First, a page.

It’s a big few weeks at the Environmental Protection Agency (EPA). The EPA issued a regulation clarifying its authority to regulate bodies of water throughout the country. This week it issued an “endangerment finding,” a precursor to a regulation governing carbon emission from aircraft.
Converting the world’s entire energy infrastructure to run on clean, renewable energy could effectively fight ongoing climate change, eliminate air pollution deaths, create jobs, and stabilize energy prices.
This summer, Pope Francis plans to release an encyclical letter in which he will address environmental issues, and very likely climate change.
To detoxify the debate over climate change, we need to understand the social forces at work. To reach some form of social consensus on this issue, we must recognize that the public debate over climate change in the United States today is not about carbon dioxide and greenhouse gas models; it is about opposing cultural values and worldviews through which that science is viewed.
The climate debate seems to be as polarised as ever. While joint political pledges offer some hope that climate change no longer has to be a partisan issue, a look at the comments below most articles on global warming says otherwise.
If we want to use scientific thinking to solve problems, we need people to appreciate evidence and heed expert advice. But the Australian suspicion of authority extends to experts, and this public cynicism can be manipulated to shift the tone and direction of debates. We have seen this happen in arguments about climate change.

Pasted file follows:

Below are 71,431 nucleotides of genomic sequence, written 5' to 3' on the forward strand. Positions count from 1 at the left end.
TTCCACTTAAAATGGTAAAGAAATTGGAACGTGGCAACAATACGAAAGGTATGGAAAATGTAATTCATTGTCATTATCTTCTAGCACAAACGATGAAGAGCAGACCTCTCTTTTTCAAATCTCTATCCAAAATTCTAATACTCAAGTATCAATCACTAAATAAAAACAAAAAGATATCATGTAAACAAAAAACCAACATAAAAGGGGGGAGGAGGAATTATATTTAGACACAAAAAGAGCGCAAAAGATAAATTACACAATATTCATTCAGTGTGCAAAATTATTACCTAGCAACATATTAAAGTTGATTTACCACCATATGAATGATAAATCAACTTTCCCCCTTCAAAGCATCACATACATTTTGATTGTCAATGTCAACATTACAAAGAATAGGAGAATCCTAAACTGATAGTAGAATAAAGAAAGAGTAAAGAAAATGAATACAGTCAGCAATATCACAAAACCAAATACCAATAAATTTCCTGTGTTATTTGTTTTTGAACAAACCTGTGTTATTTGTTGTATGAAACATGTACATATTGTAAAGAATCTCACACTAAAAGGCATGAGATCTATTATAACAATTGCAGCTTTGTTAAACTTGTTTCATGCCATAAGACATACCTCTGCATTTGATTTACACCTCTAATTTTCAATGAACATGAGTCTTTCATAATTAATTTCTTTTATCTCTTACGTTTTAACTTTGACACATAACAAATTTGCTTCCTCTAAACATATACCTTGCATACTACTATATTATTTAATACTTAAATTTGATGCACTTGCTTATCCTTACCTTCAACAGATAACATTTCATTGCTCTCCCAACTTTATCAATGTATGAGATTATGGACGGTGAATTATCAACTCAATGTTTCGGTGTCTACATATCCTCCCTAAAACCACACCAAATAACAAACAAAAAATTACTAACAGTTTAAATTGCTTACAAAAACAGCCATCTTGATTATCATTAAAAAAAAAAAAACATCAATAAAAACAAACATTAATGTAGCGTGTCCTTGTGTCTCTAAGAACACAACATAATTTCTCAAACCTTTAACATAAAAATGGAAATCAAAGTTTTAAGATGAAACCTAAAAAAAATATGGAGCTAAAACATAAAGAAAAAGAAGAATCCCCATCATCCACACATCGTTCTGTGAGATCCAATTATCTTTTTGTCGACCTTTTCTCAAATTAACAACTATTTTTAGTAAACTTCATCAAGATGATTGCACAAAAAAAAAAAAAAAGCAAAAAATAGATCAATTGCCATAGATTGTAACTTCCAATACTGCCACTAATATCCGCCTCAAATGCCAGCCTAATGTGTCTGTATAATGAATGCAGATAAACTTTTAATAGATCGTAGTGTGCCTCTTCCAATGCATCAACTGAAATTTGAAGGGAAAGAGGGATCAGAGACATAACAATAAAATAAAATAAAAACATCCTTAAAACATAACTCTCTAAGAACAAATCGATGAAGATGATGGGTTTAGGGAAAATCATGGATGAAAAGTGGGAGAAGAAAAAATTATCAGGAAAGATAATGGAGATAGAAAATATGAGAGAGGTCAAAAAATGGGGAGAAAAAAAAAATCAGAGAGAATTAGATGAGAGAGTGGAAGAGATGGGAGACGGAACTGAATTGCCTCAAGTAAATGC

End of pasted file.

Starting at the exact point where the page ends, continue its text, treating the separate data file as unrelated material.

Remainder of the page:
There are many complex reasons why people decide not to accept the science of climate change. Climate scientists, myself included, have strived to understand this reluctance. We wonder why so many people are unable to accept a seemingly straight-forward pollution problem. And we struggle to see why climate change debates have inspired such vitriol.
The climate science might be gloomy but at least governments seem to be doing something about it. But this is only half the story. Side by side with policy initiatives designed to cut greenhouse gas emissions have come new policies that have the opposite effect: increased emissions.
I’ve heard it many a time, and you probably have too. It’s supposedly the trump card to any argument on addressing climate change globally: “Yeah, but what’s the point? Isn’t China building a new coal plant every week?”
Naomi Klein’s third attack on capitalism, This Changes Everything, has put the urgency of climate change front and centre.
Each of the 125 leaders attending the New York climate summit this week has been given four minutes to speak to the world. They (or their aides) may well have dipped into the climate literature to add scientific ballast to their speeches.
A report published ahead of the 2014 UN Climate Summit illustrates that poor and prosperous nations, tiny islands and great cities, can achieve all their energy needs from renewables.
On August 28, 1963, 200,000 people swarmed into the nation’s capital for one of the most iconic moments in the civil rights movement: the March on Washington for Jobs and Freedom. More often remembered today simply as the March on Washington, it was seen by many as a turning point for the civil rights movement, which helped spur passage of the 1964 Civil Rights Act and 1965 Voting Rights Act.